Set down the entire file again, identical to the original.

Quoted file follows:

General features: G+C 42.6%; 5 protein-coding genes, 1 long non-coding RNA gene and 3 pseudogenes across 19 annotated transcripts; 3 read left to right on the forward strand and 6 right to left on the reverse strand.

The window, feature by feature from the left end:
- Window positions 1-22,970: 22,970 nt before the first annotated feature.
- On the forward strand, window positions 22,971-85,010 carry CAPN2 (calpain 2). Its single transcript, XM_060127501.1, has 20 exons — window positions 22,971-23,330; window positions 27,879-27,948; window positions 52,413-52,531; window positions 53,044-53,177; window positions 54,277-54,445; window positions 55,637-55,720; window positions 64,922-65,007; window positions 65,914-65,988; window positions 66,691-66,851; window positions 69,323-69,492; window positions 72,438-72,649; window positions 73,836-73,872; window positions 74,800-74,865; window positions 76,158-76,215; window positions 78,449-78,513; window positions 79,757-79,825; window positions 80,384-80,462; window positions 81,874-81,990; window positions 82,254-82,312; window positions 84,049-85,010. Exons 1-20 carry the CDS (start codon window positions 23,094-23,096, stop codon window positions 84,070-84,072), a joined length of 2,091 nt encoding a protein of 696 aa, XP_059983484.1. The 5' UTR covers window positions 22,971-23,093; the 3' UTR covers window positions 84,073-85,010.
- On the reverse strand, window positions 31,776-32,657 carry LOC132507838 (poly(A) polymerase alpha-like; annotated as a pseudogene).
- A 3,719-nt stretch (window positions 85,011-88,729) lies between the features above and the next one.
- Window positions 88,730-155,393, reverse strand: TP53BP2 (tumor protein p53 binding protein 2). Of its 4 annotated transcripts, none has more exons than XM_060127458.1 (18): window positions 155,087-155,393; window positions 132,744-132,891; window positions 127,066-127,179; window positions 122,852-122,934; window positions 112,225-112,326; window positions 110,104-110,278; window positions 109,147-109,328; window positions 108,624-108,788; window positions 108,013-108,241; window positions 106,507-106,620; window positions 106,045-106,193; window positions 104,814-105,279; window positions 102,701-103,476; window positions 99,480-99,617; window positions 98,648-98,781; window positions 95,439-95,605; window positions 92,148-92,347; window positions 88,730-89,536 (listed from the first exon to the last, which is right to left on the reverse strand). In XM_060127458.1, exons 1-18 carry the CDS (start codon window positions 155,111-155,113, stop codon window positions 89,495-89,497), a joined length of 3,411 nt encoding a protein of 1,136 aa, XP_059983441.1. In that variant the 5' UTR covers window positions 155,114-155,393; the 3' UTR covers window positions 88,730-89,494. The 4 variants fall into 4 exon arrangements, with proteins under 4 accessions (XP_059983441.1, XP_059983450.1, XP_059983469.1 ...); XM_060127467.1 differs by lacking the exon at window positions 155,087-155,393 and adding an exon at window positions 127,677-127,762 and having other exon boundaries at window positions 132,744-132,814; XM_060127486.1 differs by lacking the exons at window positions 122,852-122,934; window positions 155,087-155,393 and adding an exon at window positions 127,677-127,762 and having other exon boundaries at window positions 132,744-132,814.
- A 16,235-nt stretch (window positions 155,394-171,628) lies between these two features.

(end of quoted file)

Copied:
General features: G+C 42.6%; 5 protein-coding genes, 1 long non-coding RNA gene and 3 pseudogenes across 19 annotated transcripts; 3 read left to right on the forward strand and 6 right to left on the reverse strand.

The window, feature by feature from the left end:
- Window positions 1-22,970: 22,970 nt before the first annotated feature.
- On the forward strand, window positions 22,971-85,010 carry CAPN2 (calpain 2). Its single transcript, XM_060127501.1, has 20 exons — window positions 22,971-23,330; window positions 27,879-27,948; window positions 52,413-52,531; window positions 53,044-53,177; window positions 54,277-54,445; window positions 55,637-55,720; window positions 64,922-65,007; window positions 65,914-65,988; window positions 66,691-66,851; window positions 69,323-69,492; window positions 72,438-72,649; window positions 73,836-73,872; window positions 74,800-74,865; window positions 76,158-76,215; window positions 78,449-78,513; window positions 79,757-79,825; window positions 80,384-80,462; window positions 81,874-81,990; window positions 82,254-82,312; window positions 84,049-85,010. Exons 1-20 carry the CDS (start codon window positions 23,094-23,096, stop codon window positions 84,070-84,072), a joined length of 2,091 nt encoding a protein of 696 aa, XP_059983484.1. The 5' UTR covers window positions 22,971-23,093; the 3' UTR covers window positions 84,073-85,010.
- On the reverse strand, window positions 31,776-32,657 carry LOC132507838 (poly(A) polymerase alpha-like; annotated as a pseudogene).
- A 3,719-nt stretch (window positions 85,011-88,729) lies between the features above and the next one.
- Window positions 88,730-155,393, reverse strand: TP53BP2 (tumor protein p53 binding protein 2). Of its 4 annotated transcripts, none has more exons than XM_060127458.1 (18): window positions 155,087-155,393; window positions 132,744-132,891; window positions 127,066-127,179; window positions 122,852-122,934; window positions 112,225-112,326; window positions 110,104-110,278; window positions 109,147-109,328; window positions 108,624-108,788; window positions 108,013-108,241; window positions 106,507-106,620; window positions 106,045-106,193; window positions 104,814-105,279; window positions 102,701-103,476; window positions 99,480-99,617; window positions 98,648-98,781; window positions 95,439-95,605; window positions 92,148-92,347; window positions 88,730-89,536 (listed from the first exon to the last, which is right to left on the reverse strand). In XM_060127458.1, exons 1-18 carry the CDS (start codon window positions 155,111-155,113, stop codon window positions 89,495-89,497), a joined length of 3,411 nt encoding a protein of 1,136 aa, XP_059983441.1. In that variant the 5' UTR covers window positions 155,114-155,393; the 3' UTR covers window positions 88,730-89,494. The 4 variants fall into 4 exon arrangements, with proteins under 4 accessions (XP_059983441.1, XP_059983450.1, XP_059983469.1 ...); XM_060127467.1 differs by lacking the exon at window positions 155,087-155,393 and adding an exon at window positions 127,677-127,762 and having other exon boundaries at window positions 132,744-132,814; XM_060127486.1 differs by lacking the exons at window positions 122,852-122,934; window positions 155,087-155,393 and adding an exon at window positions 127,677-127,762 and having other exon boundaries at window positions 132,744-132,814.
- A 16,235-nt stretch (window positions 155,394-171,628) lies between these two features.